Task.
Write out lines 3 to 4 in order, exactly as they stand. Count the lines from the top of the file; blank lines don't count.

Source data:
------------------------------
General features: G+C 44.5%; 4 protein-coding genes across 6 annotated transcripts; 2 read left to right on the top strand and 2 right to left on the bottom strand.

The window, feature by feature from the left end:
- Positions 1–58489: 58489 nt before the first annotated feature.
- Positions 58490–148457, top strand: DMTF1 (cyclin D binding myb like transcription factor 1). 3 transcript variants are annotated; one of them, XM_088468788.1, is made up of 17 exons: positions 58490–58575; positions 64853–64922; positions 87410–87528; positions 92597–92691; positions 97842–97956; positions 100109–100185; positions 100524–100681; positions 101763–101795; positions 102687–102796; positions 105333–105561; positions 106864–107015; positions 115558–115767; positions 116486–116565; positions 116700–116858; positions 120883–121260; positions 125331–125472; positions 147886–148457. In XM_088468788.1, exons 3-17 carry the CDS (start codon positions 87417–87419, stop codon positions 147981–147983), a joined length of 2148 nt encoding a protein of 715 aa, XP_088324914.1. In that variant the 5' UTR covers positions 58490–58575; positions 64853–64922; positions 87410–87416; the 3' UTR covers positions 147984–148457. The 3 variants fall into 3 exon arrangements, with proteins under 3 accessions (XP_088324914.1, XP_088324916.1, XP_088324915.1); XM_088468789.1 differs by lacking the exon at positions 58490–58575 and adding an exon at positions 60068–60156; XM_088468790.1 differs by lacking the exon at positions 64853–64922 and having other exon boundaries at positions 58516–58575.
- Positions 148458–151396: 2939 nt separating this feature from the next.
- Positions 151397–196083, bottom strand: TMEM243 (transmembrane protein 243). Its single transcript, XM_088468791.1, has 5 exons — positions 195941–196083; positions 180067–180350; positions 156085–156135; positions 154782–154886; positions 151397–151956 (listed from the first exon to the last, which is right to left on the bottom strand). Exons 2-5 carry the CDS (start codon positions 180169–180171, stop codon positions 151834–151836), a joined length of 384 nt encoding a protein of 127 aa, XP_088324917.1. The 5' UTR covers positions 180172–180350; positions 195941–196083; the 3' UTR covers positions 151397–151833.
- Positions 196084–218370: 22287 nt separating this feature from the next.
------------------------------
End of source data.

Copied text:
- Positions 1–58489: 58489 nt before the first annotated feature.
- Positions 58490–148457, top strand: DMTF1 (cyclin D binding myb like transcription factor 1). 3 transcript variants are annotated; one of them, XM_088468788.1, is made up of 17 exons: positions 58490–58575; positions 64853–64922; positions 87410–87528; positions 92597–92691; positions 97842–97956; positions 100109–100185; positions 100524–100681; positions 101763–101795; positions 102687–102796; positions 105333–105561; positions 106864–107015; positions 115558–115767; positions 116486–116565; positions 116700–116858; positions 120883–121260; positions 125331–125472; positions 147886–148457. In XM_088468788.1, exons 3-17 carry the CDS (start codon positions 87417–87419, stop codon positions 147981–147983), a joined length of 2148 nt encoding a protein of 715 aa, XP_088324914.1. In that variant the 5' UTR covers positions 58490–58575; positions 64853–64922; positions 87410–87416; the 3' UTR covers positions 147984–148457. The 3 variants fall into 3 exon arrangements, with proteins under 3 accessions (XP_088324914.1, XP_088324916.1, XP_088324915.1); XM_088468789.1 differs by lacking the exon at positions 58490–58575 and adding an exon at positions 60068–60156; XM_088468790.1 differs by lacking the exon at positions 64853–64922 and having other exon boundaries at positions 58516–58575.